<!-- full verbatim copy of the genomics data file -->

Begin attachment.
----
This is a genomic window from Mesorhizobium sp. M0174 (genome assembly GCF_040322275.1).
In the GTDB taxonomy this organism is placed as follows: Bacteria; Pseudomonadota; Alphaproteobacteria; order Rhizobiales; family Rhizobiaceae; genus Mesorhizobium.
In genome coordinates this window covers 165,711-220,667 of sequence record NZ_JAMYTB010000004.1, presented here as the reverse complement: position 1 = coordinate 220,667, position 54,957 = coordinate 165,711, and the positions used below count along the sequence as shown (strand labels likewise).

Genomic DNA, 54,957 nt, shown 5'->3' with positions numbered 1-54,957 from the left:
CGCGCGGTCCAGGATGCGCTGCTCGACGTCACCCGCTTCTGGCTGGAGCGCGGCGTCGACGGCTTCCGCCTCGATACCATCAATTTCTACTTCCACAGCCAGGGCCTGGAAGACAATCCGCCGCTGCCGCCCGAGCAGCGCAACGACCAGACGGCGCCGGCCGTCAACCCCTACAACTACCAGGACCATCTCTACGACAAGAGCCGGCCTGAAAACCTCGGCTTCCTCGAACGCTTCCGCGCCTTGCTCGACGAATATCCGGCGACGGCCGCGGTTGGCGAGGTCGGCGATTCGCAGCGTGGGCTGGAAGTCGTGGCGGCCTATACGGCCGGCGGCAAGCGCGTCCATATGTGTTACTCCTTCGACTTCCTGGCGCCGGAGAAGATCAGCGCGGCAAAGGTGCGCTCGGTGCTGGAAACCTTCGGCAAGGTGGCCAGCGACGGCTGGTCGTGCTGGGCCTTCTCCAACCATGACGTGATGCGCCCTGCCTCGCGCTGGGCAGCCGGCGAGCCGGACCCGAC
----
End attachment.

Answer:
This is a genomic window from Mesorhizobium sp. M0174 (genome assembly GCF_040322275.1).
In the GTDB taxonomy this organism is placed as follows: Bacteria; Pseudomonadota; Alphaproteobacteria; order Rhizobiales; family Rhizobiaceae; genus Mesorhizobium.
In genome coordinates this window covers 165,711-220,667 of sequence record NZ_JAMYTB010000004.1, presented here as the reverse complement: position 1 = coordinate 220,667, position 54,957 = coordinate 165,711, and the positions used below count along the sequence as shown (strand labels likewise).

Genomic DNA, 54,957 nt, shown 5'->3' with positions numbered 1-54,957 from the left:
CGCGCGGTCCAGGATGCGCTGCTCGACGTCACCCGCTTCTGGCTGGAGCGCGGCGTCGACGGCTTCCGCCTCGATACCATCAATTTCTACTTCCACAGCCAGGGCCTGGAAGACAATCCGCCGCTGCCGCCCGAGCAGCGCAACGACCAGACGGCGCCGGCCGTCAACCCCTACAACTACCAGGACCATCTCTACGACAAGAGCCGGCCTGAAAACCTCGGCTTCCTCGAACGCTTCCGCGCCTTGCTCGACGAATATCCGGCGACGGCCGCGGTTGGCGAGGTCGGCGATTCGCAGCGTGGGCTGGAAGTCGTGGCGGCCTATACGGCCGGCGGCAAGCGCGTCCATATGTGTTACTCCTTCGACTTCCTGGCGCCGGAGAAGATCAGCGCGGCAAAGGTGCGCTCGGTGCTGGAAACCTTCGGCAAGGTGGCCAGCGACGGCTGGTCGTGCTGGGCCTTCTCCAACCATGACGTGATGCGCCCTGCCTCGCGCTGGGCAGCCGGCGAGCCGGACCCGAC